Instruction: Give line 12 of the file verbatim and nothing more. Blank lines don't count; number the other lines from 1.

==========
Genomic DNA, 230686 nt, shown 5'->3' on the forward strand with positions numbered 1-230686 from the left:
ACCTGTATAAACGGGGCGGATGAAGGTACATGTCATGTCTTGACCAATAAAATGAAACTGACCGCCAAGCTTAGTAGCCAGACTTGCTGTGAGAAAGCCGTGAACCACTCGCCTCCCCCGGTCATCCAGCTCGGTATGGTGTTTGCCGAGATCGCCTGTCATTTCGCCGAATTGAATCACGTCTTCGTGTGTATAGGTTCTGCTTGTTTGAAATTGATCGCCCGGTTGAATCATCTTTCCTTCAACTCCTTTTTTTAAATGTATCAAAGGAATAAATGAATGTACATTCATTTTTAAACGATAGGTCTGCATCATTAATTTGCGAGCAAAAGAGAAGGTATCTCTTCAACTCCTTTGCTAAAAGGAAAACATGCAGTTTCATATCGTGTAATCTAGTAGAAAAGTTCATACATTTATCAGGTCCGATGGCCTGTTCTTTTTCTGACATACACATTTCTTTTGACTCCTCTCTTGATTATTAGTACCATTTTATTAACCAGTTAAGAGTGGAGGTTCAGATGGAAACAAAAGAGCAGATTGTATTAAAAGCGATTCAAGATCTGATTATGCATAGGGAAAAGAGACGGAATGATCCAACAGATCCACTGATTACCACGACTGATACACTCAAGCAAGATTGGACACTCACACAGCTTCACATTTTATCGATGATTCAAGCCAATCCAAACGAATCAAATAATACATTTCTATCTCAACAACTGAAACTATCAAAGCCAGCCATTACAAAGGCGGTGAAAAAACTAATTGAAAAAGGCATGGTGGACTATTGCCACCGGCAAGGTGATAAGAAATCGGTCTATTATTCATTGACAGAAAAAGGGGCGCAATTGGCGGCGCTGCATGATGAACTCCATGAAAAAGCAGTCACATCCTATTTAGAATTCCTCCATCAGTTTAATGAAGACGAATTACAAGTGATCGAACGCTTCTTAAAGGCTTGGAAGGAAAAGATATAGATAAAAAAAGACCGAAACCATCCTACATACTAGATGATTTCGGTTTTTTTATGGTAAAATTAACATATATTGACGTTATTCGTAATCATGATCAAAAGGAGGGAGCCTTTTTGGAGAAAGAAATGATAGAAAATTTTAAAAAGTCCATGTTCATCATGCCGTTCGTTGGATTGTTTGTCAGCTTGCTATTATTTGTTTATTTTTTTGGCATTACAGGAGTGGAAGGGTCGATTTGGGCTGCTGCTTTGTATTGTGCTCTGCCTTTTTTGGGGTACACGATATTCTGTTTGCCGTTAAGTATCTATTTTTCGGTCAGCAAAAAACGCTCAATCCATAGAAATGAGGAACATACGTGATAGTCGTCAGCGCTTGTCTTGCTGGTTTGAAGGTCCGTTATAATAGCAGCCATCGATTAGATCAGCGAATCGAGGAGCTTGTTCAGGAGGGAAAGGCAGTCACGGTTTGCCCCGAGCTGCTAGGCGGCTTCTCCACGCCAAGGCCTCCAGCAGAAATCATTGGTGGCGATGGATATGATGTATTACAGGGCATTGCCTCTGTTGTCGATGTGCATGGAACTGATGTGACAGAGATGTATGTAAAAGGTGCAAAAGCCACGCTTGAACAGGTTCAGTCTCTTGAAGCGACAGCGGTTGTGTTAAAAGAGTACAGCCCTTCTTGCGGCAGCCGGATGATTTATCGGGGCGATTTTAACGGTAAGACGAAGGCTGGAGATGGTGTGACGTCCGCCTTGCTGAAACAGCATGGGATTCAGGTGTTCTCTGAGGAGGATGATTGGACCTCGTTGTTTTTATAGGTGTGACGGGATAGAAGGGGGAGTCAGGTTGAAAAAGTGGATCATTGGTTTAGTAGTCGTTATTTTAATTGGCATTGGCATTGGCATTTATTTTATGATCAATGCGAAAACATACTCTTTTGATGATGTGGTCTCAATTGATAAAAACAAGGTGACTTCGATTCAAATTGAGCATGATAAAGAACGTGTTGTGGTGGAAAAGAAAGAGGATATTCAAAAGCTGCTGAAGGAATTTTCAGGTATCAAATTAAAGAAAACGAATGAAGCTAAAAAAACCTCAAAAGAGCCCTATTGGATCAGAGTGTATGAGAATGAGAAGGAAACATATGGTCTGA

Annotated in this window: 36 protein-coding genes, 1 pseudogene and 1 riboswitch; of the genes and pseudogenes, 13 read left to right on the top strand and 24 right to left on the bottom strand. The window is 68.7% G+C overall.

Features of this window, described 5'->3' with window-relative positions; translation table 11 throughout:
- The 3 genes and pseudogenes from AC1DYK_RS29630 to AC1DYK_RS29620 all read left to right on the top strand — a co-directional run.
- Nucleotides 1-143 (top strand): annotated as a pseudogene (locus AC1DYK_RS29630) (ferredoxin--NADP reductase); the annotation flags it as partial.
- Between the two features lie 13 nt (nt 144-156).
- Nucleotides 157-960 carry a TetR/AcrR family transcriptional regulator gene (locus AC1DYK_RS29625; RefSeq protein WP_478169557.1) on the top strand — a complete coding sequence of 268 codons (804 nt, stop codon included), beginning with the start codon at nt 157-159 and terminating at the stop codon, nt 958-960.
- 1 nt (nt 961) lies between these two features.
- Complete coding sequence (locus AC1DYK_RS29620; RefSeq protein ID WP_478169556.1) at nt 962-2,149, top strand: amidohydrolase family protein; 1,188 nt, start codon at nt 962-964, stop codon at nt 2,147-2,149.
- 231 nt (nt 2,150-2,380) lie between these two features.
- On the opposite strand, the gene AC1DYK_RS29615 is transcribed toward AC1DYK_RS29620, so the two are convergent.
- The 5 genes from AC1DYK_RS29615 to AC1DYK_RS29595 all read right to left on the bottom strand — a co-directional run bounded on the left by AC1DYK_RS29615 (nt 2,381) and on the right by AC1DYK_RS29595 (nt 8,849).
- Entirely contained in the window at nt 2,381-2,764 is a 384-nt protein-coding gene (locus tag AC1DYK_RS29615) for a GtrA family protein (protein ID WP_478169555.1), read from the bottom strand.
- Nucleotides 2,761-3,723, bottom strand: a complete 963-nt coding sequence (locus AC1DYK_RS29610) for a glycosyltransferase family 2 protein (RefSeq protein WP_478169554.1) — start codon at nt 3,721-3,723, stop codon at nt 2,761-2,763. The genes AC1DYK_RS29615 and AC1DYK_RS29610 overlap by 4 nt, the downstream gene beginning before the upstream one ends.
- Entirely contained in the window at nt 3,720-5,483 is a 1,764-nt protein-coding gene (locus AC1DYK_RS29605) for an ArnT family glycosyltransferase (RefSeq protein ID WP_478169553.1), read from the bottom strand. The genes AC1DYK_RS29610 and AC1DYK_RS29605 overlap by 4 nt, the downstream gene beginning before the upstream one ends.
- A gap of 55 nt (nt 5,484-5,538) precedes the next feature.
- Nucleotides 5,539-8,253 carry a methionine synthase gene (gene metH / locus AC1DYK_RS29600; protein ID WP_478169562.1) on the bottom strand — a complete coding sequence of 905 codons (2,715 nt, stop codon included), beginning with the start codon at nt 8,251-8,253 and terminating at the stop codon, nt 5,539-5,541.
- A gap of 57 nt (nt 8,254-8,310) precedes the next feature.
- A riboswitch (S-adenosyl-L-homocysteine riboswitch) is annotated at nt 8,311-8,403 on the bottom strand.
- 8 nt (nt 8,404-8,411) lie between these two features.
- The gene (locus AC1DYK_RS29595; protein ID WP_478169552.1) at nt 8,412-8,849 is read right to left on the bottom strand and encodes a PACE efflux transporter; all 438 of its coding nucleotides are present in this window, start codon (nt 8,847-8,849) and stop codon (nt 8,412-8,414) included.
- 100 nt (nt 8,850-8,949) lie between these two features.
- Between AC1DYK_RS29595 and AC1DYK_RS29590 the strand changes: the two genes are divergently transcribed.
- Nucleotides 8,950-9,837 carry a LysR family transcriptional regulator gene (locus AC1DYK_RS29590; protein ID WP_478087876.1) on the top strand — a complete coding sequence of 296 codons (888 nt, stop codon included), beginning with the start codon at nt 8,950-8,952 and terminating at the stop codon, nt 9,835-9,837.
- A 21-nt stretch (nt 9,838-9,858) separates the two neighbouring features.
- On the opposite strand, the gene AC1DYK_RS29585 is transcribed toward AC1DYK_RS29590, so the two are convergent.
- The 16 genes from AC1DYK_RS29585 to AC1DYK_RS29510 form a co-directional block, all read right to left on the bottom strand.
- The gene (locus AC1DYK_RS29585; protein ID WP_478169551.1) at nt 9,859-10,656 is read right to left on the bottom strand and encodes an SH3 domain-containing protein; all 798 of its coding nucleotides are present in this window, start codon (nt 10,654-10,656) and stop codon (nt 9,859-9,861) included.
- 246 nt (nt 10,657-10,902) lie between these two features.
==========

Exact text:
- On the opposite strand, the gene AC1DYK_RS29615 is transcribed toward AC1DYK_RS29620, so the two are convergent.